As the centenary year of the Russian Revolution ends and we move into 2018, we have published Listen to the Revolution - The Impact of the Russian Revolution on Art and Culture.

It is widely recognised that the Revolution stimulated a creative and imaginative explosion across all the arts and cultural activities, not only in Russia itself but across the world. It reverberated throughout the twentieth century, and echoes of this cultural revolution still resonate today. The booklet brings together the series of articles published on the Culture Matters web platform in the course of 2017, to mark the impact of the Revolution on art and culture.

We hope you enjoy reading the articles, which look at the momentous, worldwide influence of the Revolution on cinema, theatre, art, sport, science and other topics. And we hope you are inspired to join the modern-day struggle for cultural policies and cultural activities which aim to revolutionise elitist, expensive and inaccessible art and culture and replace it with art and culture which everyone can enjoy - culture for the many, not the few.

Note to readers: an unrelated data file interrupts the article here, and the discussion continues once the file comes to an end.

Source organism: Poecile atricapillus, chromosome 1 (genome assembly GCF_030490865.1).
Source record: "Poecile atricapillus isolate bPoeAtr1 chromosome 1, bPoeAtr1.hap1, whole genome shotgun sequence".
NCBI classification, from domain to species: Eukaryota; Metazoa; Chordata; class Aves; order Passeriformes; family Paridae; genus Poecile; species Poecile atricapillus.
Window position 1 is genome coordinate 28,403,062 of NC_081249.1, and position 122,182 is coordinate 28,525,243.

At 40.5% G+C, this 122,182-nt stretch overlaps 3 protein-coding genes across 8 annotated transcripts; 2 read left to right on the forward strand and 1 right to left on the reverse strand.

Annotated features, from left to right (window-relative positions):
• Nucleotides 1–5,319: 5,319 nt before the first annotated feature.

Listen to the Revolution – culture matters!

Listen to the Revolution - The Impact of the Russian Revolution on Art and Culture is a free ebook, available from here. If you would like to place a bulk order for a print version of the ebook please contact us at This email address is being protected from spambots. You need JavaScript enabled to view it..

'It is communists who think like Christians': free ebooks on Marxism and religion
K2_PUBLISHED_ON Monday, 19 February 2018 22:26

'It is communists who think like Christians': free ebooks on Marxism and religion

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Culture Matters has embarked on a bold new series of essays by the theologian and writer Professor Roland Boer, on Marxism and religion. They will explore the potential for religion to offer both reactionary and revolutionary political meanings, in all their complexity. Our aim with the topic of religious and spiritual life is the same as our aim across the arts and all other cultural activities - to unearth and mobilise the radical meanings in religious thought, teaching and practice. The essays will be published separately in instalments, and when completed they will be published as an ebook.